Welcome Spring in a Hot Spring

Make hot springs soaking a spring tradition at Iron Mountain Hot Springs

Welcome Spring in a Hot Spring

Celebrate the Spring Equinox with a soak in a hot spring. Spring starts on March 20; begin the season with a new traditiona day relaxing at Iron Mountain Hot Springs.

This first day of spring, also called the Vernal Equinox, occurs at 3:58 p.m. Mountain Time on March 20, 2019. It’s the moment when the sun is on the celestial equator, meaning that the day and night are equal length. In the Northern Hemisphere, the sun’s movement means the days get longer than the nights (when the sun crosses again in the fall, the days are shorter than the nights).

People have marked this annual event since before they started recording history, from Stonehenge to a Mayan temple and many places between. In many civilizations, it’s a time for new beginnings—a more astronomical date than the arbitrary Jan. 1—so they do a thorough housecleaning, repair broken items, apply fresh paint, bring newly-blooming flowers indoors, and perform religious rituals.  Vernal Equinox celebrations vary. In Zenica, Bosnia, everybody gets together for a feast of scrambled eggs. At the Teotihuacán Pyramid near Mexico City, visitors climb 360 steps to the top and soak up the sun’s energy for the new year.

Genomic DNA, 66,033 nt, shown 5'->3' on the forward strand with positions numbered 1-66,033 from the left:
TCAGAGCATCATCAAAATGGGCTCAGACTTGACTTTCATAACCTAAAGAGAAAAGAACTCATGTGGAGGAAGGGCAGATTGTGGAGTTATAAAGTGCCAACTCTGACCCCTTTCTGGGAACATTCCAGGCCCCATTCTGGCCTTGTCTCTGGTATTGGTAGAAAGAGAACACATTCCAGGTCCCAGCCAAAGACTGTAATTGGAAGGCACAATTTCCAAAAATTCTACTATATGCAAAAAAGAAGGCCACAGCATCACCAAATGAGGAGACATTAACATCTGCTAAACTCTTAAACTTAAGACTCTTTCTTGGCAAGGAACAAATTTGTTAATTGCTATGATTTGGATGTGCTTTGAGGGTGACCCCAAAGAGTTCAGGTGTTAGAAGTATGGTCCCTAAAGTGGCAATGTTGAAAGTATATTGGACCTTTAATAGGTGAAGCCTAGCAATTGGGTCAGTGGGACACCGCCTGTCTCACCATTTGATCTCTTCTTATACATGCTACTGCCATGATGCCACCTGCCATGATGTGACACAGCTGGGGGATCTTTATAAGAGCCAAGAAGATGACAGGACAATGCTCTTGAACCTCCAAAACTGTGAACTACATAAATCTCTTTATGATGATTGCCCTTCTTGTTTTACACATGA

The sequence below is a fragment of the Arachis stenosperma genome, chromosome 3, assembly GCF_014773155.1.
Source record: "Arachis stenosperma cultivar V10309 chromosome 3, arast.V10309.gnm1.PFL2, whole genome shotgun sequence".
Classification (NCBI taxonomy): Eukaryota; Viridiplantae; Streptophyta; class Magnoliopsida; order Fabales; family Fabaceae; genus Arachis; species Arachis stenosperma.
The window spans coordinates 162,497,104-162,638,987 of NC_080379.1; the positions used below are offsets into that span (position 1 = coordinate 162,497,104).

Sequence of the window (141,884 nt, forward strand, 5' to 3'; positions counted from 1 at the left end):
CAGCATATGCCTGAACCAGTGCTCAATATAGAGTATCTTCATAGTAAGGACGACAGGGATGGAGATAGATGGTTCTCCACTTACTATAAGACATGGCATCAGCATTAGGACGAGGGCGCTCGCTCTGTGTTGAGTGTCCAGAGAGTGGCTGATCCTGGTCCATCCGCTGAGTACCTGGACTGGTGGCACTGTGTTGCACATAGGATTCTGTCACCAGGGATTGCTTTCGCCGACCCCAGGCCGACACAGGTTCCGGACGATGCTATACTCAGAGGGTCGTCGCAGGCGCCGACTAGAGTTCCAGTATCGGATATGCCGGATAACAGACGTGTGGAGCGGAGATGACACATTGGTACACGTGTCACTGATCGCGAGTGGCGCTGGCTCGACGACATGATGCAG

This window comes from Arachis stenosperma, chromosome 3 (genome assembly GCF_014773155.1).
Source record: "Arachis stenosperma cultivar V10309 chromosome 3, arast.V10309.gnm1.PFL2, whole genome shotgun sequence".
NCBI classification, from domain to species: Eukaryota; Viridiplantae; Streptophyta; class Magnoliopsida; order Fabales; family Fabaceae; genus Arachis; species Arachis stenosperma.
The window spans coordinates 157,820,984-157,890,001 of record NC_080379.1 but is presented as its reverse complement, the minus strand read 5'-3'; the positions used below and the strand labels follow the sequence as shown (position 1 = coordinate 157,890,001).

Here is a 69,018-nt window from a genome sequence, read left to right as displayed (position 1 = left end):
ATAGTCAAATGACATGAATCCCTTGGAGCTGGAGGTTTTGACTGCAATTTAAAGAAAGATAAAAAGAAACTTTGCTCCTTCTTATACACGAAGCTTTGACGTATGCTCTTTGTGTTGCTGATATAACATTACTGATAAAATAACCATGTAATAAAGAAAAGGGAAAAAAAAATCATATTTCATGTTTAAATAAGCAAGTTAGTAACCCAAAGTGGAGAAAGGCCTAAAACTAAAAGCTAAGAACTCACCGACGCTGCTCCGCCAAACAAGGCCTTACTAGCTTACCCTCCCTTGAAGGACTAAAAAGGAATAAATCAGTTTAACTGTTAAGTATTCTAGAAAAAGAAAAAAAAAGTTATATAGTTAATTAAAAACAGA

You can create your own tradition of renewal and warmth at Iron Mountain Hot Springs by starting spring in a hot mineral spring. It’s a way to cleanse your body, mind and emotions; refresh, connect with nature and start the new solar year right.

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Gene Stowe

Gene Stowe

Gene Stowe was a reporter for The Charlotte (N.C.) Observer for 13 years and head of the writing program at Trinity School at Greenlawn, a four-time U.S. Department of Education Blue Ribbon School in South Bend, Ind., for 10 years before he became a full-time freelance writer in 2008. His first book, Inherit the Land: Jim Crow Meets Miss Maggie’s Will, was published in 2006. He lives in Monroe, N.C.